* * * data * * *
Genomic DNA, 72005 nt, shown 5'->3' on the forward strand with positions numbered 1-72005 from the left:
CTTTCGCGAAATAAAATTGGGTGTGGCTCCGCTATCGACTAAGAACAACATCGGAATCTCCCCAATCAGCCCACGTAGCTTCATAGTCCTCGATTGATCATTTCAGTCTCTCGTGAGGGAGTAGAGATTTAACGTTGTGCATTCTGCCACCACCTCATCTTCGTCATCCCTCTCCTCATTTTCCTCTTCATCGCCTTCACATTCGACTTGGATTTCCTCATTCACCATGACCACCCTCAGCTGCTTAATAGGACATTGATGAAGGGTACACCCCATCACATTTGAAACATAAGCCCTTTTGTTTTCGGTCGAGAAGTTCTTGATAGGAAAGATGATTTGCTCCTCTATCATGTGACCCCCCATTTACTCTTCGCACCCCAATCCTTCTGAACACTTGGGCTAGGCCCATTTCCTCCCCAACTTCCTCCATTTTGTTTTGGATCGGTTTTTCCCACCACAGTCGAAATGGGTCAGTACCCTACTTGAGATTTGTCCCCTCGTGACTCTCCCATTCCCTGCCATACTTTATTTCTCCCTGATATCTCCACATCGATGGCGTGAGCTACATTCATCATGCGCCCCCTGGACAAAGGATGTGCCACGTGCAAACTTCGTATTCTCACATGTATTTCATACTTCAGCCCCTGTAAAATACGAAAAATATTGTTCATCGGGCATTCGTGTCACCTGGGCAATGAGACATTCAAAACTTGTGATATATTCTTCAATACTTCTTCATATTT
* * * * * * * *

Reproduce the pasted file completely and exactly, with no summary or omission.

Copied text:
Genomic DNA, 72005 nt, shown 5'->3' on the forward strand with positions numbered 1-72005 from the left:
CTTTCGCGAAATAAAATTGGGTGTGGCTCCGCTATCGACTAAGAACAACATCGGAATCTCCCCAATCAGCCCACGTAGCTTCATAGTCCTCGATTGATCATTTCAGTCTCTCGTGAGGGAGTAGAGATTTAACGTTGTGCATTCTGCCACCACCTCATCTTCGTCATCCCTCTCCTCATTTTCCTCTTCATCGCCTTCACATTCGACTTGGATTTCCTCATTCACCATGACCACCCTCAGCTGCTTAATAGGACATTGATGAAGGGTACACCCCATCACATTTGAAACATAAGCCCTTTTGTTTTCGGTCGAGAAGTTCTTGATAGGAAAGATGATTTGCTCCTCTATCATGTGACCCCCCATTTACTCTTCGCACCCCAATCCTTCTGAACACTTGGGCTAGGCCCATTTCCTCCCCAACTTCCTCCATTTTGTTTTGGATCGGTTTTTCCCACCACAGTCGAAATGGGTCAGTACCCTACTTGAGATTTGTCCCCTCGTGACTCTCCCATTCCCTGCCATACTTTATTTCTCCCTGATATCTCCACATCGATGGCGTGAGCTACATTCATCATGCGCCCCCTGGACAAAGGATGTGCCACGTGCAAACTTCGTATTCTCACATGTATTTCATACTTCAGCCCCTGTAAAATACGAAAAATATTGTTCATCGGGCATTCGTGTCACCTGGGCAATGAGACATTCAAAACTTGTGATATATTCTTCAATACTTCTTCATATTT